I went towar because I had fought a huge battle with myself. Because I had sought and found, with the help of the people I love, the help I needed. Because doing so helped me survive.
And I told him how many people had prompted me to lie about past medication, but I did not because I felt it was a good, healthy thing to seek help for mental illness. That his verdict proved them right and me wrong, and that was the message he sent me.
He told me that was not the intention, that these were standard lists. I asked him whether the medication I took threatened my longevity and he denied that.
I asked him whether he thought that I was still a bigger suicide risk than the person who would not, because of actions like his, seek out help and who would instead suffer alone.
I could have met a lesser person. But I met someone who admitted that he couldn’t possible judge without having seen me.
And I said: “But you did. You did, and I do not accept that.”
I could have met a lesser person, but I did not. He told me to send a formal objection, and to write down what I told him, and add a declaration of my treating doctors.
So I did. I wrote the entire story down. Which was not fun. But I think it was a worthwhile undertaking, because for the first time, I wrote it all down AFTER. I blamed myself, but also a former employer who didn’t protect me. I most of all, wrote about the fight and all the steps I took to recover. And there were many.
My psychiatrist, who I went to see especially for this account, too, got mighty mad. He had his own accounts, which he added and he told me I could read them.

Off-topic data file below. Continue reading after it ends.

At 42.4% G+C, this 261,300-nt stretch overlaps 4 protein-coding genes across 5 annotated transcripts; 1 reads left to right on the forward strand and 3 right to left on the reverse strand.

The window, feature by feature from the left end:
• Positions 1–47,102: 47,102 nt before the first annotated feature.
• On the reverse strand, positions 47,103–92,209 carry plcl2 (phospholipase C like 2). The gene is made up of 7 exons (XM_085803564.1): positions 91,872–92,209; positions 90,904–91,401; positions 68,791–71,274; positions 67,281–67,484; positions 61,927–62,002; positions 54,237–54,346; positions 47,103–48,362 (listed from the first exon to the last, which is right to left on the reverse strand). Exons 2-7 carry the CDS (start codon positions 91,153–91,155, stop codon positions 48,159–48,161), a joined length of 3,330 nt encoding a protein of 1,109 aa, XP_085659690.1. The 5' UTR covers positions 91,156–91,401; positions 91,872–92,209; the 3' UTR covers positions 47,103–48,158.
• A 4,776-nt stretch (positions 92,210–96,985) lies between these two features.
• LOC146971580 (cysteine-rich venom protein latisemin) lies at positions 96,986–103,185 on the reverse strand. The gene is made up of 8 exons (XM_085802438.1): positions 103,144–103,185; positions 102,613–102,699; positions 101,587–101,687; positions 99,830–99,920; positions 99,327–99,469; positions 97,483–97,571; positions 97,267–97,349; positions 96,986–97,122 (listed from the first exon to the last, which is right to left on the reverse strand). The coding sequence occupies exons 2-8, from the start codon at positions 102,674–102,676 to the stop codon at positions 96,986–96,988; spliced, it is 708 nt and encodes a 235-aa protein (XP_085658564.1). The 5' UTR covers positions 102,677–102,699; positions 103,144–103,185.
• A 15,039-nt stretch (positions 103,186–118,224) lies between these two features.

I never read them. At this point, I had gained something from him that was worth a million: trust. I did not need to know. I was also completely done and exhausted with the issue.
Two weeks later I got a letter from the bank saying my rate had been dropped to the absolute minimum.
This has been a life-defining victory for me. There is no denying that. I rediscovered something about myself that I had lost along the way: that I can step up my level of brave by ten levels when I really care.
But the huge surge of anger I felt and still feel when talking about this is that it should never have been necessary at all. Getting punished for honesty, for seeking help, that is wrong. Getting punished for having a genetic disease is wrong. Getting punished for whatever befalls you is wrong.
Getting punished when you have not done wrong is wrong.
I got this verdict when I was quite far along in my recovery. And I was ready to tear the person who gave it and the entire system that supported him into smithereens because I knew that for my past self they could have been my final blow and they could be someone else’s. And I felt they should not get to deliver itwithout being held accountable.
Signing papers is easy. Signing people’s futures is quite another.
I still find it mind-boggling that I obtained this change. It taught me a great deal about how life hardens us into not caring. And how people can be prompted into caring anyway.
I have forgotten the GP’s name (much to his relief, I assume) but he has changed the way I walk through life. I still feel he did a lot of wrong. I also feel he did some right. Maybe I was scary enough. Maybe he cared enough. We will never know.
But whatever changes were made, they were made because I tried.
And so today, I’ll always try.